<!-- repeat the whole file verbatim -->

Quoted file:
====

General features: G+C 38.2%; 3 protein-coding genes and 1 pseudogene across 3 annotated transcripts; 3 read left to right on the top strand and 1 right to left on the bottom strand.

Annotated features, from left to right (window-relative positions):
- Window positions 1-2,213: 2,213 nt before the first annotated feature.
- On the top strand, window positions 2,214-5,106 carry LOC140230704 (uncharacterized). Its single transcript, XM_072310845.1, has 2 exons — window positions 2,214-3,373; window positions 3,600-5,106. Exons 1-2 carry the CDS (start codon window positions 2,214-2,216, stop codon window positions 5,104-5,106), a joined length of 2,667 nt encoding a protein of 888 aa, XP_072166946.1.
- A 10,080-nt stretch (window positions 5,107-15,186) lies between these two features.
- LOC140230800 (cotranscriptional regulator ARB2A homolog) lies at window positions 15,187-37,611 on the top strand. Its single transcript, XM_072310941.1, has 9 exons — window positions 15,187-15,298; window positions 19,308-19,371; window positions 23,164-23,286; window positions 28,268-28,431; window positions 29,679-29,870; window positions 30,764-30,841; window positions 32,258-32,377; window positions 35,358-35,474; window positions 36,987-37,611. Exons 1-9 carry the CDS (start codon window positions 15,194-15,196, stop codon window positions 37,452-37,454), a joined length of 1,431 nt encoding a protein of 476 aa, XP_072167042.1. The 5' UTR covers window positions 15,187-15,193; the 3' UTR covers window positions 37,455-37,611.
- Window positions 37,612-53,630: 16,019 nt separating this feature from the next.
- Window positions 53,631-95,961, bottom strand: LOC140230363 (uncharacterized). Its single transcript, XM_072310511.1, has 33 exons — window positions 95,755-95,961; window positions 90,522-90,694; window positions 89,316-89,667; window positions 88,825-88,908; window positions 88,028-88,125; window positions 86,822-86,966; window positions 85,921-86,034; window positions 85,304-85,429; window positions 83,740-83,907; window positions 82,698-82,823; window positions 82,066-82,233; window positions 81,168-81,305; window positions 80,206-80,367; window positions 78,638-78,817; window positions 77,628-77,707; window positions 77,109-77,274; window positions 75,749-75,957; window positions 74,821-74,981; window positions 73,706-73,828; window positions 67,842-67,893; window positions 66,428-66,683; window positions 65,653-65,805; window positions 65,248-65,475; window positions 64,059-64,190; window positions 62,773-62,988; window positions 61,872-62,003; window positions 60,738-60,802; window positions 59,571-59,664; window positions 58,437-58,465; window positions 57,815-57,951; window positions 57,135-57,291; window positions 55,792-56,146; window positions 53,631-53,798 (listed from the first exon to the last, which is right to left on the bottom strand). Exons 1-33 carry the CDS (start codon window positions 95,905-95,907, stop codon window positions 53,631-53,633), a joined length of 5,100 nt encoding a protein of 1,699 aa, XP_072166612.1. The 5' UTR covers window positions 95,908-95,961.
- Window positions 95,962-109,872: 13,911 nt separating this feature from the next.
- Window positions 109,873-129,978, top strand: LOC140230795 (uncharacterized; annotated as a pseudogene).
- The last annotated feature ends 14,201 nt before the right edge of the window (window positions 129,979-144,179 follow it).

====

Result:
General features: G+C 38.2%; 3 protein-coding genes and 1 pseudogene across 3 annotated transcripts; 3 read left to right on the top strand and 1 right to left on the bottom strand.

Annotated features, from left to right (window-relative positions):
- Window positions 1-2,213: 2,213 nt before the first annotated feature.
- On the top strand, window positions 2,214-5,106 carry LOC140230704 (uncharacterized). Its single transcript, XM_072310845.1, has 2 exons — window positions 2,214-3,373; window positions 3,600-5,106. Exons 1-2 carry the CDS (start codon window positions 2,214-2,216, stop codon window positions 5,104-5,106), a joined length of 2,667 nt encoding a protein of 888 aa, XP_072166946.1.
- A 10,080-nt stretch (window positions 5,107-15,186) lies between these two features.
- LOC140230800 (cotranscriptional regulator ARB2A homolog) lies at window positions 15,187-37,611 on the top strand. Its single transcript, XM_072310941.1, has 9 exons — window positions 15,187-15,298; window positions 19,308-19,371; window positions 23,164-23,286; window positions 28,268-28,431; window positions 29,679-29,870; window positions 30,764-30,841; window positions 32,258-32,377; window positions 35,358-35,474; window positions 36,987-37,611. Exons 1-9 carry the CDS (start codon window positions 15,194-15,196, stop codon window positions 37,452-37,454), a joined length of 1,431 nt encoding a protein of 476 aa, XP_072167042.1. The 5' UTR covers window positions 15,187-15,193; the 3' UTR covers window positions 37,455-37,611.
- Window positions 37,612-53,630: 16,019 nt separating this feature from the next.
- Window positions 53,631-95,961, bottom strand: LOC140230363 (uncharacterized). Its single transcript, XM_072310511.1, has 33 exons — window positions 95,755-95,961; window positions 90,522-90,694; window positions 89,316-89,667; window positions 88,825-88,908; window positions 88,028-88,125; window positions 86,822-86,966; window positions 85,921-86,034; window positions 85,304-85,429; window positions 83,740-83,907; window positions 82,698-82,823; window positions 82,066-82,233; window positions 81,168-81,305; window positions 80,206-80,367; window positions 78,638-78,817; window positions 77,628-77,707; window positions 77,109-77,274; window positions 75,749-75,957; window positions 74,821-74,981; window positions 73,706-73,828; window positions 67,842-67,893; window positions 66,428-66,683; window positions 65,653-65,805; window positions 65,248-65,475; window positions 64,059-64,190; window positions 62,773-62,988; window positions 61,872-62,003; window positions 60,738-60,802; window positions 59,571-59,664; window positions 58,437-58,465; window positions 57,815-57,951; window positions 57,135-57,291; window positions 55,792-56,146; window positions 53,631-53,798 (listed from the first exon to the last, which is right to left on the bottom strand). Exons 1-33 carry the CDS (start codon window positions 95,905-95,907, stop codon window positions 53,631-53,633), a joined length of 5,100 nt encoding a protein of 1,699 aa, XP_072166612.1. The 5' UTR covers window positions 95,908-95,961.
- Window positions 95,962-109,872: 13,911 nt separating this feature from the next.
- Window positions 109,873-129,978, top strand: LOC140230795 (uncharacterized; annotated as a pseudogene).
- The last annotated feature ends 14,201 nt before the right edge of the window (window positions 129,979-144,179 follow it).